It was a symbolic moment in South Korean women’s hockey at the world championships in Gangneung, and one that the country would love to see often at the Winter Olympics on home ice next year.
There was Randi Griffin, born in the United States to a Korean mother and an American father, flying down the right wing in a 2-on-1 chance against Slovenia on Sunday. She then threaded a perfect pass to Danelle Im, a Canadian native of Korean descent, who slapped it home to give South Korea a 4-1 lead.
The host went on to beat Slovenia 5-1 to start the International Ice Hockey Federation Women’s World Championship Division II Group A at Kwandong Hockey Centre in Gangneung, Gangwon Province, while outshooting the opponent 78-12.
And Im and Griffin, who have been fast-tracked to South Korean citizenship in preparation for the 2018 PyeongChang Winter Olympics, contributed to the offensive onslaught. Both have played in friendly games for South Korea before, but this is their first international tournament in South Korean uniform.
Im is on track to represent the country of her parents’ birth at next year’s Olympics, and the Toronto native wants to do her adopted home proud.
“I think we need to just focus on our playing to get better each day and to be able to put our best version of this team forward to the Olympics,” she said. “We must wear this jersey proudly and put up a really good competition.”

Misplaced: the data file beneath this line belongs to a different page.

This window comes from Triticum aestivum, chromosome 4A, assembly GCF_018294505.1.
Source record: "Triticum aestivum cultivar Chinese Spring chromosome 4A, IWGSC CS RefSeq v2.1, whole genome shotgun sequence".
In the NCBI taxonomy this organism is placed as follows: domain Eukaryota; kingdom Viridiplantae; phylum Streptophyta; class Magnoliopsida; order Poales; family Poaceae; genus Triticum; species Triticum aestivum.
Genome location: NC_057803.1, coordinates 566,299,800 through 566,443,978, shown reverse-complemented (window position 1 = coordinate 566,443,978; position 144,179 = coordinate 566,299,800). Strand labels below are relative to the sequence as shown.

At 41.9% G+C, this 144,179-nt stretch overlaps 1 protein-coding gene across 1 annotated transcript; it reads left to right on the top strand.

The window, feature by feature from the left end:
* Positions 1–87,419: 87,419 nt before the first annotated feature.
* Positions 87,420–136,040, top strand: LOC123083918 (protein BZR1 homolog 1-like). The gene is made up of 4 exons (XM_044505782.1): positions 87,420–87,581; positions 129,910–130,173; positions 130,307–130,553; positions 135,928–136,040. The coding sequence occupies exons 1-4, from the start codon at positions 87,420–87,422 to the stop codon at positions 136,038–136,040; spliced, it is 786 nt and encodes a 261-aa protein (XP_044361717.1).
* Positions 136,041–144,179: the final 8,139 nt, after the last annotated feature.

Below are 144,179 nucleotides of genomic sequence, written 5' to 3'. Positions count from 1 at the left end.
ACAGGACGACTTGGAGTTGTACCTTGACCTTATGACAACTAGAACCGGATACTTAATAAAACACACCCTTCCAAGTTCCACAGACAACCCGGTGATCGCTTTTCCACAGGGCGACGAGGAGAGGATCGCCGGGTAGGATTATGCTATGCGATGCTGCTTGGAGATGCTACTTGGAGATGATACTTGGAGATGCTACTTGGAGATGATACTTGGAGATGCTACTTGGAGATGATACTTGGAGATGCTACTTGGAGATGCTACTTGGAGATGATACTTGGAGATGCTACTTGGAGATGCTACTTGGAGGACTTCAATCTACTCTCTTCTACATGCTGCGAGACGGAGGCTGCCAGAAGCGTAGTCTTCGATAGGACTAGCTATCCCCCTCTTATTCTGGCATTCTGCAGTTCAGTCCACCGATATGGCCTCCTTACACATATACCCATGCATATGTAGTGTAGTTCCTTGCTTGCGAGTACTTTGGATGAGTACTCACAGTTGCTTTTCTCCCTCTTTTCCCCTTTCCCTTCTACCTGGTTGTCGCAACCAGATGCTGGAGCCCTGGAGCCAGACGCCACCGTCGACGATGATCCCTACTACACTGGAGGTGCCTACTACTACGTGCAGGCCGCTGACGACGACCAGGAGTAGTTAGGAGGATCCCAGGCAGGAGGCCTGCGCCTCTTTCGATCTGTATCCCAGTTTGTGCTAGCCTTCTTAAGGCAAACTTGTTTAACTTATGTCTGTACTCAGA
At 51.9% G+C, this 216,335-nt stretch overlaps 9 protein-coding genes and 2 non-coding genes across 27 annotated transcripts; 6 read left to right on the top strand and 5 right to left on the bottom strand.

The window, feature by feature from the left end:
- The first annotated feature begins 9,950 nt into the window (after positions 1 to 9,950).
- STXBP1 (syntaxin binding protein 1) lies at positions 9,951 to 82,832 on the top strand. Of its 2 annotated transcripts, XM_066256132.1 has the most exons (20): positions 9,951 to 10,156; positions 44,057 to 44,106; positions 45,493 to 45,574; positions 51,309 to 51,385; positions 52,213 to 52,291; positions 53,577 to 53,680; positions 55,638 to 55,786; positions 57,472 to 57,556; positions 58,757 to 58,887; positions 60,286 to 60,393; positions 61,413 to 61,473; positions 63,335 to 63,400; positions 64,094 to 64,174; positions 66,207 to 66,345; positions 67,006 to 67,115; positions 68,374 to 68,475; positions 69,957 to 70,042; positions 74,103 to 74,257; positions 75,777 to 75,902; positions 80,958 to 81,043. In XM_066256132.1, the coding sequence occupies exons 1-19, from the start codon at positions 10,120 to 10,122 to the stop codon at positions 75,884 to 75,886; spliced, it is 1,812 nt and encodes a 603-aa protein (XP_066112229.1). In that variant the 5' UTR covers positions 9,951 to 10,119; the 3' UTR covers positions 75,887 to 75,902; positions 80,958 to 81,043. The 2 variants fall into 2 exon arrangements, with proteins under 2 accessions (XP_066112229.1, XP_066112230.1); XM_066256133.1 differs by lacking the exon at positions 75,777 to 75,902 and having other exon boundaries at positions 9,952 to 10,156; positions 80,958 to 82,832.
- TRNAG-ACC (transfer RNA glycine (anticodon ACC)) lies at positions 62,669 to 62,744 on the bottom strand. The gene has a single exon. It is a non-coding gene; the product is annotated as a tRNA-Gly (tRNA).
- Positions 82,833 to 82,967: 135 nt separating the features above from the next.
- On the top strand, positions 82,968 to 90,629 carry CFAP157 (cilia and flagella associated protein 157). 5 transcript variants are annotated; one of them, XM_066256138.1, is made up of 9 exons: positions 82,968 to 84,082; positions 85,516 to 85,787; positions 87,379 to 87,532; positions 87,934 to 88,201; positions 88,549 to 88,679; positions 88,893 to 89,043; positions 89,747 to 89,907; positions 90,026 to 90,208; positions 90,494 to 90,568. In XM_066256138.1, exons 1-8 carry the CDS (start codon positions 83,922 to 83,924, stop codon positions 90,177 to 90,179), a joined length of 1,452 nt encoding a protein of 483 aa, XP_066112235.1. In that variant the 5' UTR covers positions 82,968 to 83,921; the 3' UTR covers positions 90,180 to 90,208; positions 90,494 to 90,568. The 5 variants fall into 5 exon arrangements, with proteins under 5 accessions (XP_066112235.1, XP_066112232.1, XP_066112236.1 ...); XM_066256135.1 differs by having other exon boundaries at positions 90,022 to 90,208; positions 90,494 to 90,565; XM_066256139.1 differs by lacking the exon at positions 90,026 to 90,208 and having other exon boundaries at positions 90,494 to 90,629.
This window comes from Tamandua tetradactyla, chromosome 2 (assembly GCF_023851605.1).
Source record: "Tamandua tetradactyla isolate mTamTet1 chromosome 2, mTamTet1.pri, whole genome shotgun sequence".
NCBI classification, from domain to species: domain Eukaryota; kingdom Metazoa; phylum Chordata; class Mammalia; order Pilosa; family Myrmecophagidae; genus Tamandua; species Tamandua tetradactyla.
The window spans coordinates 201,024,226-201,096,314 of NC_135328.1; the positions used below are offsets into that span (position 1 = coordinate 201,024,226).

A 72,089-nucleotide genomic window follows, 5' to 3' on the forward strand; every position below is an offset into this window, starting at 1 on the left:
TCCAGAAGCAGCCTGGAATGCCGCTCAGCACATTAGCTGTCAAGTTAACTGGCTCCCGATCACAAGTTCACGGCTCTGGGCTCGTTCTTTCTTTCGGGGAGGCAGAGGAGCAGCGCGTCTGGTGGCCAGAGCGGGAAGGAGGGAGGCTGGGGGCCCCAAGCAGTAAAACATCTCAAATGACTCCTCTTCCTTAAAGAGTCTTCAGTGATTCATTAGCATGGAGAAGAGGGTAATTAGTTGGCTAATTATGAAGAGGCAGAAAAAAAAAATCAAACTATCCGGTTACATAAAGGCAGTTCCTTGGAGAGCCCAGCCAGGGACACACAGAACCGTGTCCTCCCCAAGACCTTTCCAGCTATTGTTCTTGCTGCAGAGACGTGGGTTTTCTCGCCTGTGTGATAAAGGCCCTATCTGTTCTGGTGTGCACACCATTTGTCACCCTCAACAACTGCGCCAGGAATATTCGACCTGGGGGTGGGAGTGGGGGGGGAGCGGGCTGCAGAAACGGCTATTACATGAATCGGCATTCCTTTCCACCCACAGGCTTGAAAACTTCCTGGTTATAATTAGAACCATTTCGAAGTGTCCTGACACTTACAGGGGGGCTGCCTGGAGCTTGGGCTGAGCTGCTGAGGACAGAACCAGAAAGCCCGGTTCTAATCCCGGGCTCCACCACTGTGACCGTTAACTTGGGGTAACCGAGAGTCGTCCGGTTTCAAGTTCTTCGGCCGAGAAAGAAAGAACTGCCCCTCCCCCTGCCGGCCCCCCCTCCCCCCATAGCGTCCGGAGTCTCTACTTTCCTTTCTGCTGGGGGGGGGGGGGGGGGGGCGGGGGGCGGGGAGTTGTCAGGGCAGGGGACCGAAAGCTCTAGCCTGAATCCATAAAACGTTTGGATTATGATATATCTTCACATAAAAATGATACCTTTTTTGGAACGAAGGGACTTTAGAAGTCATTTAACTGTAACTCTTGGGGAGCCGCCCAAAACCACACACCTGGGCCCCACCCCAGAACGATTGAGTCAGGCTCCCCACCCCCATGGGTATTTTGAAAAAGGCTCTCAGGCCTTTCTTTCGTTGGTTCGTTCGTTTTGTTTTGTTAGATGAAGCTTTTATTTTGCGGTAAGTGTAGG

Putting up a good competition won’t be as easy as it sounds. At No. 23 in the world, South Korea wouldn’t have been good enough to qualify for the Olympics, but it has received an automatic spot as the host. It has been paired in Group B with Sweden, Switzerland and Japan, ranked No. 5, 6 and 7, respectively, in the world today.
A win in the group stage may be asking too much, but at least South Korea, once a perennial doormat that routinely lost by double digits, has worked its way to respectability with Sarah Murray, former US college star and daughter of ex-NHL head coach Andy Murray, at the helm.
South Korea finished fourth at the Sapporo Asian Winter Games in February, the country’s best result ever at the continental event. Though Im couldn’t play there because of eligibility rules, she said she can clearly see the progress the team has made.
“It’s from hard work the players have been putting in every day,” she said. “It’s great to see the improvements and the work that they’ve put in.”
Im’s presence on the national team represents a new direction for women’s hockey in the country. She joins Griffin; Caroline Park, another Canadian-born player; and Marissa Brandt, a Korean-born adoptee, in the ranks of foreign nationals of Korean descent who have acquired South Korean passports.
The national team is counting on these players to rely on their experience in North American hockey — Im played at Wilfrid Laurier University in Waterloo, Ontario, while Griffin played at Harvard — to help the young squad get to the next level. The team of 22 players here features eight teenagers.
Im, 24, said she’s aware of the pressure, but she isn’t daunted by it.
“The expectation is for us to contribute, just like any other person,” she said of herself and her naturalized teammates. “We feel honored to be here, and we want to do our best to be able to contribute as much as we can.”
Im played through a hairline fracture in her right foot, and pain or not, she is simply “grateful” to be representing the country of her parents’ birth.
“Just to be here is so amazing; to be with the team and experience everything with the world championships,” said Im. “I am really grateful to be here, and to play even a few shifts was really awesome.”